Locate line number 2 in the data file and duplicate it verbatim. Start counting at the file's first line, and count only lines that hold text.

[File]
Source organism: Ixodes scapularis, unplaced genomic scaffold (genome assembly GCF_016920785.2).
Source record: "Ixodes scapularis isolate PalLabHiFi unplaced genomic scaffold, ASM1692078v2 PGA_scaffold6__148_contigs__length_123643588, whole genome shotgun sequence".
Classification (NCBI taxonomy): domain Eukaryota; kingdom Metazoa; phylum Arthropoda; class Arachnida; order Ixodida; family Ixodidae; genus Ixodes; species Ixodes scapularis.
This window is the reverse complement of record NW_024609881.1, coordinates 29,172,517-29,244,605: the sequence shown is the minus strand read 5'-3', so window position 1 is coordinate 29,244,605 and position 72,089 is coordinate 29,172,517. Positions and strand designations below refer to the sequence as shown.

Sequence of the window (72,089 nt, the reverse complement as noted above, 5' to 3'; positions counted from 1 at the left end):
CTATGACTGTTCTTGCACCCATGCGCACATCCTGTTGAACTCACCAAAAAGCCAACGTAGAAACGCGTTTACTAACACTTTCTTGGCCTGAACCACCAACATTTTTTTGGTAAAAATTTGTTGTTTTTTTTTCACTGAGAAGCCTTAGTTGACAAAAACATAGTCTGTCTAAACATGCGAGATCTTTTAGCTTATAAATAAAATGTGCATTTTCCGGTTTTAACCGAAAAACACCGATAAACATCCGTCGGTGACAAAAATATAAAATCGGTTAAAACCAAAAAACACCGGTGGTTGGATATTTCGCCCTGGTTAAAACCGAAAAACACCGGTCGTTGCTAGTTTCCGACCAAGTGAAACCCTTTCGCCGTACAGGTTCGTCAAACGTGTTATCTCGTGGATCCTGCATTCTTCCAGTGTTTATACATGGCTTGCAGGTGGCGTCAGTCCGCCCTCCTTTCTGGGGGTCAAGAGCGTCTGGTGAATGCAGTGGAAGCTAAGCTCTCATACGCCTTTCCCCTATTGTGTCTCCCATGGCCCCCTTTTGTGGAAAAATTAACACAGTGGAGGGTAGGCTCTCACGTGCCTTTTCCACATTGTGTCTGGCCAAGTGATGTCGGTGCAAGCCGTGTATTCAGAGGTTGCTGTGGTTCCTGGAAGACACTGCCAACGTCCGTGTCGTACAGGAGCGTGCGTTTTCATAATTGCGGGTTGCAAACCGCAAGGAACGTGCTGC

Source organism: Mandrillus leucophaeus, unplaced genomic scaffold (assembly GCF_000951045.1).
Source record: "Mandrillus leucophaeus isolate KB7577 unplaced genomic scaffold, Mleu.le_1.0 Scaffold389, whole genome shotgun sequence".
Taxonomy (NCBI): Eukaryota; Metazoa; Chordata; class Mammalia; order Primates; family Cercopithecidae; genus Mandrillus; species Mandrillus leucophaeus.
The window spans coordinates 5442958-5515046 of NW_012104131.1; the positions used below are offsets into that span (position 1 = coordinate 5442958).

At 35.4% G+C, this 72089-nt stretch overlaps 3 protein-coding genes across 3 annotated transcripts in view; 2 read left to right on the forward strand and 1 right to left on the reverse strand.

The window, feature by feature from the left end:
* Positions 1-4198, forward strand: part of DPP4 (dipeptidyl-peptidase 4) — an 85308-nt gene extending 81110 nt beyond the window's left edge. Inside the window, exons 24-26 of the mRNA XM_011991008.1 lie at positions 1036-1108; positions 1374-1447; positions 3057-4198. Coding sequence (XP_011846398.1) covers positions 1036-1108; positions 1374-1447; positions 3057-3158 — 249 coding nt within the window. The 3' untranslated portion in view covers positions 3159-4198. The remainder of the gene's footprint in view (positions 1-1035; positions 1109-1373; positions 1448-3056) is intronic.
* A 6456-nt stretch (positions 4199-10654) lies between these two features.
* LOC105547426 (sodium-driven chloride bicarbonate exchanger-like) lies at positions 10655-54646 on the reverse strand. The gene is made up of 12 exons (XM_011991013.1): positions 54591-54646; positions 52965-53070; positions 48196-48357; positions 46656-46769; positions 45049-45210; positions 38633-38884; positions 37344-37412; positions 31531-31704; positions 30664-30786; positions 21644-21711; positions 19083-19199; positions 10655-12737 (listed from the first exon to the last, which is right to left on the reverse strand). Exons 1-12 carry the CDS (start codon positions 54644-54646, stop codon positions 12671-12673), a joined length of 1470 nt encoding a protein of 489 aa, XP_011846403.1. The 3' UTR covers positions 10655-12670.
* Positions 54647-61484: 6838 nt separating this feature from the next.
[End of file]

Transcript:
Source record: "Ixodes scapularis isolate PalLabHiFi unplaced genomic scaffold, ASM1692078v2 PGA_scaffold6__148_contigs__length_123643588, whole genome shotgun sequence".